Metal’s origins go much deeper than the handful of bands credited as being a pioneer of the genre.
Heavy metal owes a heck of a lot to Deep Purple, Led Zeppelin, and perhaps most notably, Black Sabbath. The so-called unholy trinity were arguably the first generation of true heavy metal, but the narrative we’re used to hearing – that they singlehandedly forged the genre on a diet of blues and rock – is not the whole truth. It’s the sort of watered-down simplification of events that makes it easier to skim over everything pre-1969 when writing a feature or introducing a documentary on the genre, but whilst it’s not exactly untrue, it conveniently sidesteps a host of bands whose influence on all things heavy has been lost to the ages.
Metal has no ground zero, it was not born out of nothingness in 1970 like God creating light. Nor is it quite as simple as Jimi Hendrix > Cream > Vanilla Fudge > Blue Cheer > Steppenwolf > Grand Funk Railroad > Sabbath. Like all genres, it has its influencers, and it took time to fully take shape. One could even argue that metal wasn’t a true entity until NWOBHM came into being. Indeed, the question of who gave life to the first fuzzed-out heavy riff has no discernible answer, and in truth, what qualifies as metal here is somewhat subjective. Regardless, though, it’s indisputable that towards the tail-end of the ’60s, the initial blueprints for metal and its seemingly endless list of subgenres were forged. Amongst this time, a host of bands played around with the heavy rock that would become metal, helping to push it ever so slightly closer to its hellish final stop.
Many of these bands have been lost in the mists of time, so we’ve taken it upon ourselves to uncover some forgotten pages of rock literature to uncover some of metal’s forgotten pioneers.
Metal has boasted a ton of offshoots throughout its storied history, but one of the earliest was the movement known as downer rock. Fuelled by Quaaludes and an adoration for Black Sabbath – the subgenre’s originators – downer rock took on a life of its own, and is perhaps best summarised by the moody musings of Texas band Bloodrock. Forming in 1969 and achieving some success throughout the 70s, the band were about as metal as you could be before metal was its own distinct genre, bearing heavy riffs and a nihilistic sonic palette – not to mention that their greatest hit was an eight-and-a-half-minute track about air crash victims bleeding to death.
Famous for rock radio hit ‘Mississippi Queen’, covered by Ozzy Osbourne, W.A.S.P., Ministry, and Sam Kinison, Mountain’s energetic strain of proto-metal owed a lot to guitar maestro Leslie West. Their debut, Climbing!, was unleashed in 1970, and unlike others on this list, they would go on to achieve more success with future albums, even if they did break up in 1972 only to reunite a year later, the first of many reunions until the band’s most recent live show in 2010.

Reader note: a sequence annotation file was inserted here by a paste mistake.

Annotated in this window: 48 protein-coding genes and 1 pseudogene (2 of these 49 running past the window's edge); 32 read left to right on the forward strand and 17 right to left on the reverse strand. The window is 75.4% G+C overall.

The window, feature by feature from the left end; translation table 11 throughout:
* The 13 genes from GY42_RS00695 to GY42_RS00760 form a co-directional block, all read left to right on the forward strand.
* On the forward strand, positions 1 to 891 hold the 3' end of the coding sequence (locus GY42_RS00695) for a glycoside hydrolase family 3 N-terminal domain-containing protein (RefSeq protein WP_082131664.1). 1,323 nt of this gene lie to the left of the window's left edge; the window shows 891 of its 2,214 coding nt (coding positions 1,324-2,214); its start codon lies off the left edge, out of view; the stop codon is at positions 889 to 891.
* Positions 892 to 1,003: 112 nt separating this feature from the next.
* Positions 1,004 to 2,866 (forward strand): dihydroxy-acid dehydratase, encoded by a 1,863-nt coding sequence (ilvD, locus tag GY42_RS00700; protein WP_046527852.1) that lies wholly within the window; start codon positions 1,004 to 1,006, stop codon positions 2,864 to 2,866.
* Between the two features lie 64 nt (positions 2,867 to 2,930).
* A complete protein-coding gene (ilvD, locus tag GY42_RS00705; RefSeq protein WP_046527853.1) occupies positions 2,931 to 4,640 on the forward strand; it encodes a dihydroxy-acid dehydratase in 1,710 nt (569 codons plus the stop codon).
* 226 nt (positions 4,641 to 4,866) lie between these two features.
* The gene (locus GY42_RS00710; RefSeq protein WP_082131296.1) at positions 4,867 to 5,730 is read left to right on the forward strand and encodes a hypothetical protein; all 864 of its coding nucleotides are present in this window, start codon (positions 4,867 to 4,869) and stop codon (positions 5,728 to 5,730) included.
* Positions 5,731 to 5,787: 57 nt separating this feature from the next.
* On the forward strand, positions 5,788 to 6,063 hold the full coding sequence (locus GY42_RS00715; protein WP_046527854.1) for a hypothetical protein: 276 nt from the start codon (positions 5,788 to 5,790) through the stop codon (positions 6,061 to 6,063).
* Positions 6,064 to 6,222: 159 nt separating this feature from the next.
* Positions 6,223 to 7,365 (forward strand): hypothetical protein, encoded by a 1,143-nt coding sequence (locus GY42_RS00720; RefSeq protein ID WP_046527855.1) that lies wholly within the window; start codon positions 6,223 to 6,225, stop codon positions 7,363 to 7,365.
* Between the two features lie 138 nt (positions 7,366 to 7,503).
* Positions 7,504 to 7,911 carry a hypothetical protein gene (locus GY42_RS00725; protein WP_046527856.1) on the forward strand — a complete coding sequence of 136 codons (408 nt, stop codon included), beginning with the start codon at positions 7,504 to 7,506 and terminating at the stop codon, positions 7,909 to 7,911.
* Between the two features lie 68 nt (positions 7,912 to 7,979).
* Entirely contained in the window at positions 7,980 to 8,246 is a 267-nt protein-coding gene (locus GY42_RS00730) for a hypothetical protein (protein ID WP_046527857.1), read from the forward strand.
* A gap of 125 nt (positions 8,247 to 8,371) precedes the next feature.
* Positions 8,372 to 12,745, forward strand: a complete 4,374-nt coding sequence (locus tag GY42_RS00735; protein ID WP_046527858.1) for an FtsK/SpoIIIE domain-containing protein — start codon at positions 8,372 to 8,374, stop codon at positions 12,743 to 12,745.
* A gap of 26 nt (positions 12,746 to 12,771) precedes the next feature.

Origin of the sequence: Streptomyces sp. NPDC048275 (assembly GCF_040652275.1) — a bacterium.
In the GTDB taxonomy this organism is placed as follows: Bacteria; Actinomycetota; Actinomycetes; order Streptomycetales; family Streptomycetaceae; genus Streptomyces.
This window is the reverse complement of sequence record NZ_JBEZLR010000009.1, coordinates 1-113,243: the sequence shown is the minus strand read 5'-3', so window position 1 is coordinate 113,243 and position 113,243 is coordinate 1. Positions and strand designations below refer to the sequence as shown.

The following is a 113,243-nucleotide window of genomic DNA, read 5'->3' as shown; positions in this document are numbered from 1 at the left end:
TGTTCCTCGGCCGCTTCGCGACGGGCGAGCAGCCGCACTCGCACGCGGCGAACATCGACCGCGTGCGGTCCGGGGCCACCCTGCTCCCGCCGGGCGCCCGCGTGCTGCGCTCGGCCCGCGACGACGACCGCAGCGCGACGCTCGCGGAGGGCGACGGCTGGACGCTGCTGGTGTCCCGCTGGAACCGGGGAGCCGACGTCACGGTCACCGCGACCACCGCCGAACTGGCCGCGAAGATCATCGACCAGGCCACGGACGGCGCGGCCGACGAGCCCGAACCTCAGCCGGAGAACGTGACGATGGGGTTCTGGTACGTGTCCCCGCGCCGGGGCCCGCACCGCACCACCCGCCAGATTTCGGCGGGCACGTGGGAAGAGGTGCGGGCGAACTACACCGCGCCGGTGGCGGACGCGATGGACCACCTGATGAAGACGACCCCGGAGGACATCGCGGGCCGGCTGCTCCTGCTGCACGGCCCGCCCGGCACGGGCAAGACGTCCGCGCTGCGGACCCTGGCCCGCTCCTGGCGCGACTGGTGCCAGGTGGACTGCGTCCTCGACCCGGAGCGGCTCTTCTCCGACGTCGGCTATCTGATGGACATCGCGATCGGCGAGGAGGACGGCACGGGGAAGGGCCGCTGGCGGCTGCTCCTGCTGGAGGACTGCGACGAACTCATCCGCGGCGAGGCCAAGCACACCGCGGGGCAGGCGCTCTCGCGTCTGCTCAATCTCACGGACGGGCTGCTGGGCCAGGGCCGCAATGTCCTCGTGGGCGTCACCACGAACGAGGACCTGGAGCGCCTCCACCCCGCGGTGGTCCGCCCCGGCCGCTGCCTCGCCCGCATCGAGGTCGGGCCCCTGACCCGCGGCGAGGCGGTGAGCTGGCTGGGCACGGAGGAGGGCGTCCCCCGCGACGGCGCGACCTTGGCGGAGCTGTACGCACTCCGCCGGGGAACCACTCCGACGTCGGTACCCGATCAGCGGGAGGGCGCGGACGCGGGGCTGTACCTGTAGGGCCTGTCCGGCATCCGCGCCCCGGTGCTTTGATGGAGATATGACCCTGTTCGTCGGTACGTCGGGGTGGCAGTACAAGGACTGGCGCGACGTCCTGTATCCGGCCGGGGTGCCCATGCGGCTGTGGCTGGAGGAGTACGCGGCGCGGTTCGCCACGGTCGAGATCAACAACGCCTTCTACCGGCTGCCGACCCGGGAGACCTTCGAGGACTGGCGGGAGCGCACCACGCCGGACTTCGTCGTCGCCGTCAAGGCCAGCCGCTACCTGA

In truth, it’d be a sin to call Iron Butterfly “forgotten”, given that the band will go down in history as the first to achieve an RIAA platinum album award, but when discussing metal’s history, their name is too often omitted. Formed in 1966, the San Diego band are most famous for legendary hit ‘In-A-Gadda-Da-Vida’, taken from their 1968 album of the same name. The track took up a whole side of the record, surpassing 17 minutes and comprising swirling twin guitars that flirted with the sort of heaviness that would become synonymous with heavy metal. In a world that has since birthed more extreme variations of the devil’s favourite genre, they would seem rather tame, but to some, the band are the true forefathers of heavy metal.
Sir Lord Baltimore
One of the earliest bands to be described as “heavy metal” – then not so much a classifier as a way of describing the sound and feel of the music (often derogatively) – Brooklyn trio Sir Lord Baltimore formed in 1968 and emerged in 1970 with debut LP Kingdom Come, an album spear-headed by roaring guitars and a psychedelic edge that teetered on the boundaries of stoner rock. The band could not replicate such power on the follow-up, however, and imploded soon after, with members citing drug abuse as a factor. The experience would presumably put them on a more straight-edge path, as their 2006 reunion took a lyrical turn towards overt Christian themes.
Formed in London in the late ’60s, Leaf Hound are more famous for their contributions to the stoner rock genre, but their riff-based sound would prove an early indicator of the rock world’s movement into heavier realms. As its title suggests, their debut album Growers Of Mushroom borrowed heavily from psychedelic territories, melding these influences with hard rock to carve out a style that would be imitated for years to come. The album would prove the original line-up’s only studio recording, but frontman Peter French put together a new iteration of the band in 2004, who would go on to release new full-length Unleashed. Despite the 33-year hiatus, 2007’s Unleashed proved a critical success, and is well worth your time.
This Brooklyn four-piece released an early metal masterpiece in 1972’s Hard Attack, one that flirted with textures that would become key aspects of the doom subgenre, but were forced to break up when – get this – their parents wouldn’t let them drop out of high school to tour. Indeed, the band’s story is pretty funny, but at least drummer Marc Steven Bell would still make a name for himself in the music world, later reinventing himself as a punk legend operating under the name Marky Ramone. Bizarre, but true.
A trend amongst many of the bands on this list is just how short their careers turned out to be, but South Africa’s Suck exemplify this more than most. The group formed in 1970 and lasted just eight months, recording one LP in the process. Though Time To Suck featured just one original song, ‘The Whip’, amongst covers of King Crimson, Deep Purple, Grand Funk Railroad and more, the band showed real promise, and helped kick-start a wave of hard rock in South Africa. Most notably, they were an early indicator that metal would branch out from its British origins and become a global force.